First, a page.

The pairing of beer with chocolate seems recently to have gained a life of its own. Among other signs are reports from New York that hint this lovely combination is “the next big thing.” Actually, during the past year, our stout ice cream float made inroads in the Big Apple, according to the Wall Street Journal.
Why would anyone even think of such a bizarre combination? The answer is simplicity itself: because there is beer and there is chocolate.
In 1989, I suggested to Carl Simpson, owner with Kate Bullard of Portland’s (OR) Dublin Pub, that we do chocolate and beer for my February tasting there, since it fell on Valentines Day. Carl agreed, but he must have had his doubts, and in truth I had no idea what I was getting myself into.
Indeed, I was forced to consider the question, why would anyone even think of such a bizarre combination? The answer is simplicity itself: because there is beer and there is chocolate. A marriage made in heaven, as it were. It had all started the year before when I was trying to devise ways to twist the IRS’s tail. What better way than deducting some chocolate from my taxes. I kept careful notes, of course—the IRS can be fussy.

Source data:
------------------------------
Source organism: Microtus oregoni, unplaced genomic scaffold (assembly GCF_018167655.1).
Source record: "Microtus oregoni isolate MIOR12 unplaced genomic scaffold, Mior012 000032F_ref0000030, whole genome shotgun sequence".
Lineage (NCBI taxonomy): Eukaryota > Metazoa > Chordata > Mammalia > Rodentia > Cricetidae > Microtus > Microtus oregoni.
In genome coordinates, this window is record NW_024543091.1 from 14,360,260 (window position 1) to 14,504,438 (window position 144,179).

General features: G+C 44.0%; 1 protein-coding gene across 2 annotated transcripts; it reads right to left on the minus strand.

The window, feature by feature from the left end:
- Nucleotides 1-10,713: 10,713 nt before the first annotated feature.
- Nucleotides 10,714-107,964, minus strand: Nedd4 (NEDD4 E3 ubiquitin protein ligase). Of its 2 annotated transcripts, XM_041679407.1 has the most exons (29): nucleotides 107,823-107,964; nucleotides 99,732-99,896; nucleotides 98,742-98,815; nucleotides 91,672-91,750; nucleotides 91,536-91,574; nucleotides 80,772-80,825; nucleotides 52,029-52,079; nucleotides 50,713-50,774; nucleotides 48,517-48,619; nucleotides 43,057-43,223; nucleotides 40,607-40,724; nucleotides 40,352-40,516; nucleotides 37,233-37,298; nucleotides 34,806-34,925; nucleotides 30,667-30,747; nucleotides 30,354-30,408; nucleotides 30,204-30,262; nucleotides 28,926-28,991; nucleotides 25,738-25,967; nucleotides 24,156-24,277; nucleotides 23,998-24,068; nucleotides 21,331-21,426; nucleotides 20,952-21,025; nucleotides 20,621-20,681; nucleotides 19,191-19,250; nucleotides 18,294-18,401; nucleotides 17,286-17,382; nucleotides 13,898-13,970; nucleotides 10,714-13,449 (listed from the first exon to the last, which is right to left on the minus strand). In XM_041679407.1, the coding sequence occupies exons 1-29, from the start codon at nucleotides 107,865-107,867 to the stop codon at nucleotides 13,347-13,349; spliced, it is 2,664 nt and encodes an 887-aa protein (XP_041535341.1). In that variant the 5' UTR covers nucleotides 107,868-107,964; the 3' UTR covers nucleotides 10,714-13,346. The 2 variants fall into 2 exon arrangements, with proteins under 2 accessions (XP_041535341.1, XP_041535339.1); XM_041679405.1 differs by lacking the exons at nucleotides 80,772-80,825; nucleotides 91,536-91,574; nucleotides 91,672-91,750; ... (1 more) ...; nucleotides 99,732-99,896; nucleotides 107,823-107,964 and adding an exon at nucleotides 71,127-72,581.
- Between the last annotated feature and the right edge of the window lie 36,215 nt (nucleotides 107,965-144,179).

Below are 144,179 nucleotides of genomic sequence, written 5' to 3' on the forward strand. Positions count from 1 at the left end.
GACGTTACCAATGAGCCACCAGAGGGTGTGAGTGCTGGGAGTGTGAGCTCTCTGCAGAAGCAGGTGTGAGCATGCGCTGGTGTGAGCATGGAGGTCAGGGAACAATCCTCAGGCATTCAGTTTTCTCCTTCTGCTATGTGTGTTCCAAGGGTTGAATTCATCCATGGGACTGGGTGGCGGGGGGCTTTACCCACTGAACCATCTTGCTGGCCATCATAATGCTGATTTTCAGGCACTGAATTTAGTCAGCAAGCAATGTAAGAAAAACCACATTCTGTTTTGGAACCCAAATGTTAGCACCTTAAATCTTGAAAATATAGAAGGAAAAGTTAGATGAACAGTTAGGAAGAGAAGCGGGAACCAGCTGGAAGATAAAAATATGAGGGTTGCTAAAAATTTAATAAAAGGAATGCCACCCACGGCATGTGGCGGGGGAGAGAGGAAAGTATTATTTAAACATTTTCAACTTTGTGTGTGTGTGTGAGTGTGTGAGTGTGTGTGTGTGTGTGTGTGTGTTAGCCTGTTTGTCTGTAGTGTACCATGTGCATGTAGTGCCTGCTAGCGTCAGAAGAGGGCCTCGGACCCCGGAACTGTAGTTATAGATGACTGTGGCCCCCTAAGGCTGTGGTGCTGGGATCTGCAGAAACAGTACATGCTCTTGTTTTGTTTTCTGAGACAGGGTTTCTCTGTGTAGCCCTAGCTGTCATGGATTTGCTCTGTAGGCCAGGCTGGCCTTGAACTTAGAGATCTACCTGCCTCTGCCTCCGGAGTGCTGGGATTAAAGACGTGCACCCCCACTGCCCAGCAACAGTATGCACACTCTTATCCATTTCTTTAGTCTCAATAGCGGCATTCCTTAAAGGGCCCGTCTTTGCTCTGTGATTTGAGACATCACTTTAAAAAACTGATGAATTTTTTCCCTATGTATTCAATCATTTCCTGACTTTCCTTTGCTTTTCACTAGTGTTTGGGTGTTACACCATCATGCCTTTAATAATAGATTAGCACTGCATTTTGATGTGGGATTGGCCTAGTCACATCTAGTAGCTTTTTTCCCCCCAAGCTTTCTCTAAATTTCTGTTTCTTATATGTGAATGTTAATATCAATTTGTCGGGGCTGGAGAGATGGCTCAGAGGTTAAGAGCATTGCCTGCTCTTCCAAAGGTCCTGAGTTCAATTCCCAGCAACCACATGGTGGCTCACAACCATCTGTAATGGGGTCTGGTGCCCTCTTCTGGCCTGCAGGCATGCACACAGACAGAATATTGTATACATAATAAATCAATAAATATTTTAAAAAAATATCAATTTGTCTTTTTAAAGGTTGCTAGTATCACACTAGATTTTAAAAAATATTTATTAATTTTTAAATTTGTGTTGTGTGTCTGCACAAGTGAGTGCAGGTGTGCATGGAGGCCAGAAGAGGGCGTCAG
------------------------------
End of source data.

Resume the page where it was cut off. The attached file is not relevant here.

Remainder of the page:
I didn’t want to be the only arbiter of which beer would go with which chocolate, so I declared it a Chefs’ and Brewers’ Choice Chocolate and Beer Tasting, and called on local brewers for help. I pressed them for combinations of chocolate with their beer. Next I approached a couple of local Portland chefs, but it was Greg Higgins, executive chef at Heathman Hotel, who added the stroke of genius that has made me famous in beer and brewing circles. Greg suggested a stout float made with chocolate fudge brownies, vanilla ice cream, and Guinness stout. If left to my own devices, I would never have had the courage to try that.
The beers were ready, and the chocolate was, too. Although the crowd was fairly large, only a few hardy souls actually participated in that first tasting, but they made up for their numbers with their enthusiasm.
I next tried the idea in Houston at the Dixie Cup Homebrew Competition. It was different there; we had a captive audience. A hundred beer judges who had sat all afternoon and evening judging beer and were in no shape to be critical. More important, they were too drunk to drive home.
Since then, I have done similar tastings at venues across the country and in London and Tokyo as well. I have become quite well known in those circles for such madness. Although it was Michael Jackson who invented the beer dinner (one or more different beers served with each different course), I am having great fun with my format.
As I continued my research, I realized there was a lot more to the beer-chocolate idea than was on the surface. Perhaps I was becoming a Brewchocoholic! If so, there were sinister lupulin undertones to consider, and it was soon necessary to increase my swimming time to burn off all those dark calories.